US President Donald Trump wears a protective face mask during a tour of the Fujifilm Diosynth Biotechnologies' Innovation Center, a pharmaceutical manufacturing plant where components for a potential coronavirus disease (COVID-19) vaccine candidate Novavax are being developed, in Morrrisville, North Carolina, US, July 27, 2020. (Photo: Agencies)
The US death toll from COVID-19 approached 190,000 Wednesday, with at least a half-million children infected, as a top health official undercut President Donald Trump's suggestion that a vaccine may be available by Election Day.
Francis Collins, director of the National Institutes of Health, told a Senate hearing Wednesday that he had "cautious optimism" a safe and effective vaccine would be approved by year-end, adding "but even that is a guess".
"Science and science alone will be the way in which this decision is made, otherwise I'll have no part in it," he told members of the Senate Health, Education, Labor and Pensions Committee.
Trump has made approval of a coronavirus vaccine a cornerstone of his campaign and repeatedly said it could be greenlighted before the Nov 3 election, according to a Washington Post report.
"Under Operation Warp Speed, we're producing a vaccine in record time. This is a vaccine that we're going to have very soon, very, very soon. By the end of the year, but much sooner than that perhaps," Trump said at a campaign rally Tuesday night.
But Collins said that to try to predict whether it happens on a particular week before or after a particular date in early November is "well beyond anything that any scientist right now could tell you and be confident they know what they are saying".
US Surgeon General Jerome Adams also said that the vaccine will be safe and effective, or it will not be approved.
"I think it's also important to understand we have a once-in-a-century pandemic superimposed on top of a presidential election. That's made messaging even more difficult and concerning," he said at the hearing.
At a news briefing, White House Press Secretary Kayleigh McEnany said that a vaccine before the end of the year is the goal.
"Our timing is not about the election; it is about saving lives. And 'by the end of the year' has always been our goal. But, of course, a safe and effective vaccine, we will take it as quickly as we can get it," she said.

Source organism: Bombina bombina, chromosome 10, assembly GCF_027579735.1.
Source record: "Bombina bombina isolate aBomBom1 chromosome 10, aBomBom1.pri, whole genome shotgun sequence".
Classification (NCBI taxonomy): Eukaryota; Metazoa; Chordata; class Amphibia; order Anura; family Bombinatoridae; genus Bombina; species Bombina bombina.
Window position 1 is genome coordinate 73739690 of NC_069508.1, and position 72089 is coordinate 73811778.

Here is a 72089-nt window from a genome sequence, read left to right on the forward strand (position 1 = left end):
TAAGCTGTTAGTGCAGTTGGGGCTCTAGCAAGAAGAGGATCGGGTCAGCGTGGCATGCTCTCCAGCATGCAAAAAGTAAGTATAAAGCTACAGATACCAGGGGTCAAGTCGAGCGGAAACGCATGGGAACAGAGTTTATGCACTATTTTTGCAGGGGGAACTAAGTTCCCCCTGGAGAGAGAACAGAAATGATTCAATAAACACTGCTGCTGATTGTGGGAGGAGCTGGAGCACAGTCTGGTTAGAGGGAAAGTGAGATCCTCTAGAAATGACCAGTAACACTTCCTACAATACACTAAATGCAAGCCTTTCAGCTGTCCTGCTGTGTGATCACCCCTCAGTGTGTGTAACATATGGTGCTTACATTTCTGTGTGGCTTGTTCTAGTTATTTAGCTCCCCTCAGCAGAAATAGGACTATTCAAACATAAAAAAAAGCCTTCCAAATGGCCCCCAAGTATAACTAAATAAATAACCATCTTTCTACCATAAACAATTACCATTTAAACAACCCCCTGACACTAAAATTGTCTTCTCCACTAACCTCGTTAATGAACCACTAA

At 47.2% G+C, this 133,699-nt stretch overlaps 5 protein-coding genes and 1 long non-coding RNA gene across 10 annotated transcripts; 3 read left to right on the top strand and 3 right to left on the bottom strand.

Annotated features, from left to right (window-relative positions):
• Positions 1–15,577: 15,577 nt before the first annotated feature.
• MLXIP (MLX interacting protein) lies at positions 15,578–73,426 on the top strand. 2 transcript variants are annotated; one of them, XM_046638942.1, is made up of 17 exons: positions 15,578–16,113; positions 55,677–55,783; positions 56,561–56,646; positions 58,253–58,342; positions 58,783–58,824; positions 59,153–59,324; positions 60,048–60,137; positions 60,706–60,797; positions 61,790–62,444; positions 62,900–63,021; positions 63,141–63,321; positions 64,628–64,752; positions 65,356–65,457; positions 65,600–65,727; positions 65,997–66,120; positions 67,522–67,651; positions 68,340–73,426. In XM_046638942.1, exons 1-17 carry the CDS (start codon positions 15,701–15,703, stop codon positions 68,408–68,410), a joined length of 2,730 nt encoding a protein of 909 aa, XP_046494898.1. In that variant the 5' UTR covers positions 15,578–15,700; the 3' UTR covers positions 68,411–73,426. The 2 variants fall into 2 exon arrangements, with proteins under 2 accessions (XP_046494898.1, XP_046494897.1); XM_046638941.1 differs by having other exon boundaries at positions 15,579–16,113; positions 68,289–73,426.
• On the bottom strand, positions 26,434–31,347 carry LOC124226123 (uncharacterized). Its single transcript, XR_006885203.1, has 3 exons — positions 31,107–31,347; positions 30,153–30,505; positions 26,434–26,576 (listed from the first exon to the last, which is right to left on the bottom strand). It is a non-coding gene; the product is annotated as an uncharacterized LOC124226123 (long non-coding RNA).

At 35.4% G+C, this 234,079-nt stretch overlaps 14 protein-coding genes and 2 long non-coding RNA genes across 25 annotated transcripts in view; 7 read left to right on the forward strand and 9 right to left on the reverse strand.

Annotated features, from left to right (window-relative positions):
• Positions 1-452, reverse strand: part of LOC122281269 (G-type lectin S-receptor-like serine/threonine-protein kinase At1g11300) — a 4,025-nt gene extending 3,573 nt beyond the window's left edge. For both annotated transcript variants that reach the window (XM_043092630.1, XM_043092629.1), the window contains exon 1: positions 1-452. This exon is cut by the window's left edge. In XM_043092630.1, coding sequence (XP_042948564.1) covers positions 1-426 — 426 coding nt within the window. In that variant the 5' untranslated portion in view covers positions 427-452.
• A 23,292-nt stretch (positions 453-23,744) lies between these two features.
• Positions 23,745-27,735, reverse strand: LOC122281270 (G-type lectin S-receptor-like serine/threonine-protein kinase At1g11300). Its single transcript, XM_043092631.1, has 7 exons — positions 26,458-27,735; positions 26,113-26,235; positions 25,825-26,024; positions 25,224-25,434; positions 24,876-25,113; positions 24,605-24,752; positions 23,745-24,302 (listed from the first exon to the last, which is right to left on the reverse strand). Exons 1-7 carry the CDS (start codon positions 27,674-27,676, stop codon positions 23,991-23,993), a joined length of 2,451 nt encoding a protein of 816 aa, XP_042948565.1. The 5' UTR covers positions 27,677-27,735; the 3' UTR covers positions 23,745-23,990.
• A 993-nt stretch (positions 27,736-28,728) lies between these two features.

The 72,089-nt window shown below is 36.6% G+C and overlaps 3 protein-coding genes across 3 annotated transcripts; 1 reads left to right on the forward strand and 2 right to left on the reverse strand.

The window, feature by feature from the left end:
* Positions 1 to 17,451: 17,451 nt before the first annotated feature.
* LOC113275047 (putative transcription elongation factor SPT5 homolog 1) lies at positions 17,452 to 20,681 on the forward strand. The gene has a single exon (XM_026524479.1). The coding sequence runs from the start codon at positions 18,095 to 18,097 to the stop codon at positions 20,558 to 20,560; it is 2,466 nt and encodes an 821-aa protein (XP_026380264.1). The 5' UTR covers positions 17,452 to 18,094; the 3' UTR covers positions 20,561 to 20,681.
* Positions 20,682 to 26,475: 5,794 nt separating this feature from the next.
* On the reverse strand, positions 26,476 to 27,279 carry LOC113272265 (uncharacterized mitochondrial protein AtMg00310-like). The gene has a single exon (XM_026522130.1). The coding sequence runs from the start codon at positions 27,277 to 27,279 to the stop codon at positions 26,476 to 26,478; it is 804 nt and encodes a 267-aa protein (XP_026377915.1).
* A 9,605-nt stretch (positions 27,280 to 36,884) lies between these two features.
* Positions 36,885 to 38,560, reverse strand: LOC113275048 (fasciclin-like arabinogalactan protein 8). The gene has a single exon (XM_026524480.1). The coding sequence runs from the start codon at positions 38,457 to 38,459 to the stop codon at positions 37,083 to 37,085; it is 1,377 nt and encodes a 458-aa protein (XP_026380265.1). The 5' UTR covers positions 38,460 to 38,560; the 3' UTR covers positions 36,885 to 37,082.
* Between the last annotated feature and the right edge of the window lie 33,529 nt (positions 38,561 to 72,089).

Wednesday's hearing took place when the COVID-19 death toll in the US surpassed 190,000, according to John Hopkins University data, while confirmed cases in children exceeded a half-million.
At least 513,000 US children have been infected with the novel coronavirus, according to the American Academy of Pediatrics and Children's Hospital Association, which began tracking cases in the spring. The groups released their latest weekly report on pediatric coronavirus cases Tuesday.
"This rapid rise in positive cases occurred over the summer, and as the weather cools, we know people will spend more time indoors," said Sean O'Leary, vice-chair of the AAP Committee on Infectious Diseases, according to a statement from the academy.
"The goal is to get children back into schools for in-person learning, but in many communities, this is not possible as the virus spreads unchecked," he said.
Despite the risk, a Trump administration appointee at the Department of Health and Human Services is trying to prevent Dr Anthony Fauci, the government's top infectious diseases expert, from speaking about the risks that the coronavirus poses to children, politico.com reported Wednesday.
Emails obtained by politico.com show Paul Alexander, a senior adviser to Michael Caputo, HHS's assistant secretary for public affairs, instructing press officers and others at the National Institutes of Health about what Fauci should say during media interviews.
For example, on Tuesday, Alexander told Fauci's press team that the scientist should not promote mask-wearing by children during an MSNBC interview.
"Can you ensure Dr. Fauci indicates masks are for the teachers in schools. Not for children," Alexander wrote. "There is no data, none, zero, across the entire world, that shows children, especially young children, spread this virus to other children, or to adults or to their teachers. None. And if it did occur, the risk is essentially zero."
In the first global projections of the COVID-19 pandemic by nation, the Institute for Health Metrics and Evaluation (IHME) at the University of Washington's School of Medicine predicts nearly 770,000 lives worldwide could be saved between now and Jan 1 through measures such as mask-wearing and social distancing.
"We are facing the prospect of a deadly December, especially in Europe, Central Asia, and the United States," the IHME Director Dr Christopher Murray said in a release.
"But the science is clear and the evidence irrefutable: mask-wearing, social distancing, and limits to social gatherings are vital to helping prevent transmission of the virus," he said.
The institute predicted the number of COVID-19 deaths in the US could more than double by Jan 1 to around 410,000, in a "most likely" scenario that assumes individual mask use and other mitigation measures remain unchanged.